- Midway through the film, there's a pointless scene where Shinzon uses the telepathic abilities of his right-hand man to telepathically rape Counsellor Troi. He gains absolutely nothing by doing this, it serves really no purpose to the plot, and it's pure dumb luck that this act doesn't end up alerting the Enterprise crew to the fact that he's evil (and even then, only because they'd already worked it out when they detected the planet-killing weapon on his ship).
- Geordi, Worf, and Dr. Crusher are all badly under-used in what was intended to be their final appearance in the franchise. Crusher, in particular, doesn't even get a single line of dialogue after the final battle begins.
- For some reason, Data goes back to being the completely emotionless android that he was in the TV series, ignoring the fact that he picked up a chip that gave him emotions in Star Trek: Generations and had it in both films prior to this one. There's not even any implication that he ever had the emotion chip.
- Apparently in the last film even with his chip being remove he still do emotion but in that film apart of some scenes he does not which cause some plot holes.
- Shizon's tactical genius: if you have an invisible ship, make sure you fly so close to the enemy that they can hit you by firing blind.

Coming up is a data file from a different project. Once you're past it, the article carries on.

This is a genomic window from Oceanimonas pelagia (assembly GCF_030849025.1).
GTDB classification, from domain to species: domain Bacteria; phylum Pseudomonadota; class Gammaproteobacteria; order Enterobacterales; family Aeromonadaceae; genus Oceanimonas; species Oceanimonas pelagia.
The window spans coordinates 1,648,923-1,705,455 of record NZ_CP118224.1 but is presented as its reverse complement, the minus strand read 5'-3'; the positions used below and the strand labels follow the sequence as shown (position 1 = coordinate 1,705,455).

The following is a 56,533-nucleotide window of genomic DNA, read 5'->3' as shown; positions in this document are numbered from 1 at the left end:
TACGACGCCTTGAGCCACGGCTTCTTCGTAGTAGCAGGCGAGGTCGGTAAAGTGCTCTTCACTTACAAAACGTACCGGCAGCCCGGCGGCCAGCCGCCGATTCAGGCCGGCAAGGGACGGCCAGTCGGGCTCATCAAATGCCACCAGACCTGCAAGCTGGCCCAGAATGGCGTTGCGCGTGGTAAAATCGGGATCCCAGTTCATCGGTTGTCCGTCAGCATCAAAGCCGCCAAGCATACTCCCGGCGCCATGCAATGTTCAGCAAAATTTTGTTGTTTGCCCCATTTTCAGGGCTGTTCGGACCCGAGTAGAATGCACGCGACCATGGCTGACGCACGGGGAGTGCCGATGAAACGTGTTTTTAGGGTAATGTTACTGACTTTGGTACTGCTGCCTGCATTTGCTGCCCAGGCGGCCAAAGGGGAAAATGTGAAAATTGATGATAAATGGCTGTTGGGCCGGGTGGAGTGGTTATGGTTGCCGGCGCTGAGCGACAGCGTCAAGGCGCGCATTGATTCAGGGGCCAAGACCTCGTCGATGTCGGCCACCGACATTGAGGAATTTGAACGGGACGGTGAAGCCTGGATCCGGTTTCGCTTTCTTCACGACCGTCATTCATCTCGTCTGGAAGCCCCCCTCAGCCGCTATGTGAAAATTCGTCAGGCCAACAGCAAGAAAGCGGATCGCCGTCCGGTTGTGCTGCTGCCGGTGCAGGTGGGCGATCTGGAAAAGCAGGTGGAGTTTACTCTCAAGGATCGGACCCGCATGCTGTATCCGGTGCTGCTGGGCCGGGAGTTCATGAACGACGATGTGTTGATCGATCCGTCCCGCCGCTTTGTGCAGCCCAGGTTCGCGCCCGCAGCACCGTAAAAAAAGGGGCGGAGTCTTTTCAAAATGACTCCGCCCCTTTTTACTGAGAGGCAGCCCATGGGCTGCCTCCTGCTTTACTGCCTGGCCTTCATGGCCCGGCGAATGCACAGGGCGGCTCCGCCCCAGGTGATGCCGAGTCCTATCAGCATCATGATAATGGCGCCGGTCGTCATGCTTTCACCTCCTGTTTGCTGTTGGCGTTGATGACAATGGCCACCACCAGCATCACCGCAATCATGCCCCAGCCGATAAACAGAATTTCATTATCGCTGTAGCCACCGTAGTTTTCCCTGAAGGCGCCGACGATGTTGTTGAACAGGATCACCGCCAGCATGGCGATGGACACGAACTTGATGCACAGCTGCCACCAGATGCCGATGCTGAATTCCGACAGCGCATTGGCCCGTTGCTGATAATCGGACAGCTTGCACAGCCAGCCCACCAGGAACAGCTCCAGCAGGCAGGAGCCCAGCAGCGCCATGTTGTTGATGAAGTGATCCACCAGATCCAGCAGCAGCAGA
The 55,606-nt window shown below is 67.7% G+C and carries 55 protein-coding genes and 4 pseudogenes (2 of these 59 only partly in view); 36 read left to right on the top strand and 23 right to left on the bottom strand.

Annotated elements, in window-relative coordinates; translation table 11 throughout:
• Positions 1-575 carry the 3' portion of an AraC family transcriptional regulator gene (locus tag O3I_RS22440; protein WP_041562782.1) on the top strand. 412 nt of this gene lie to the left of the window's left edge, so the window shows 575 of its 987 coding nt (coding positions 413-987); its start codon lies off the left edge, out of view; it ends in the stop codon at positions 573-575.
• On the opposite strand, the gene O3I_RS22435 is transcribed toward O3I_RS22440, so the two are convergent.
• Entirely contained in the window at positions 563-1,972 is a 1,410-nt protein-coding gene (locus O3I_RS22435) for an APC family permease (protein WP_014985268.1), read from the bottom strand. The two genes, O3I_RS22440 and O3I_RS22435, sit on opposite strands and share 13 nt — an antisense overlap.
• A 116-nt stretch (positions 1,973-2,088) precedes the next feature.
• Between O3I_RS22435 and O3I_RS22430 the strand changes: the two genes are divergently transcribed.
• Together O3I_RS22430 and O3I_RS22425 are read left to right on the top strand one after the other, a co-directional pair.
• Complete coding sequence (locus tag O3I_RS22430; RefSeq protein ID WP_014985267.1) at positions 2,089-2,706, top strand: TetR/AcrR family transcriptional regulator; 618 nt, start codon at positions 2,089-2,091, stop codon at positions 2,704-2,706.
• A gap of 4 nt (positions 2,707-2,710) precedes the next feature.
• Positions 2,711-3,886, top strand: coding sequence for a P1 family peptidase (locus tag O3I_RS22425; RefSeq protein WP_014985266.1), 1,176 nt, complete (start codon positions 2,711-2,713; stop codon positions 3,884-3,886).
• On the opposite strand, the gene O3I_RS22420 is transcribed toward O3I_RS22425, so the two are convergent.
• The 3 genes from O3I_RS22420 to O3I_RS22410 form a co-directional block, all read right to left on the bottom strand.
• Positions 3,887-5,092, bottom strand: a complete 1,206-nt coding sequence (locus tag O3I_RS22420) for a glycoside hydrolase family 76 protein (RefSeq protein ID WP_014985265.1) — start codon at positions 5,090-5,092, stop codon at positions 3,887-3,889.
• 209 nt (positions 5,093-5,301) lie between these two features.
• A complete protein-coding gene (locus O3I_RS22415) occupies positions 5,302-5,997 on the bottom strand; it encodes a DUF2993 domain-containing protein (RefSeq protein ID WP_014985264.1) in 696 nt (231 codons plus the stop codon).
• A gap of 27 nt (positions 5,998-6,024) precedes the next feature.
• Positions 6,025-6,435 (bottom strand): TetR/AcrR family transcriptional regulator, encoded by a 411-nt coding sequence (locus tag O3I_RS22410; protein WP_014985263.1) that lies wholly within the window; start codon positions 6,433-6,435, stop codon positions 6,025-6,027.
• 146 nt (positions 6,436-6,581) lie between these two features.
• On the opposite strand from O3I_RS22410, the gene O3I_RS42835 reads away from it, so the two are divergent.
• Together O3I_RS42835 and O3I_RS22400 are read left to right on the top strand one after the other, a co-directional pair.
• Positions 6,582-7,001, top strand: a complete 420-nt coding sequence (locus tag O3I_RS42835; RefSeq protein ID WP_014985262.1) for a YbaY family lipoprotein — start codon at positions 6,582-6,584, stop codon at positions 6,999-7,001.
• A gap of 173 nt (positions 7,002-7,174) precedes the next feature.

- Shinzon's ship takes 7 minutes to charge up enough to kill 1,000 people. If it's assumed this scales linearly, this would have the minor problem that the ship would take about 80 years to charge up enough to kill the population of Earth. The alternative, namely that whoever designed the planet-killing weapon didn't think it might be useful to have a low power setting for when they want to attack something smaller, isn't much better. The system apparently also has to deploy "targeting wings" (which look like some kind of mixmaster attachment) to hit a stationary ship directly in front of it.
- In order to give Riker something to do, some Remans beam over to the suddenly-dark Enterprise (oddly, nobody suggests turning the lights up to inconvenience the space vampires, despite it being established that they have very sensitive eyes) and Riker has to fight the lead space vampire in a giant shaft that exists inside the Enterprise for some reason. It is almost exactly the sort of thing that Galaxy Quest made fun of.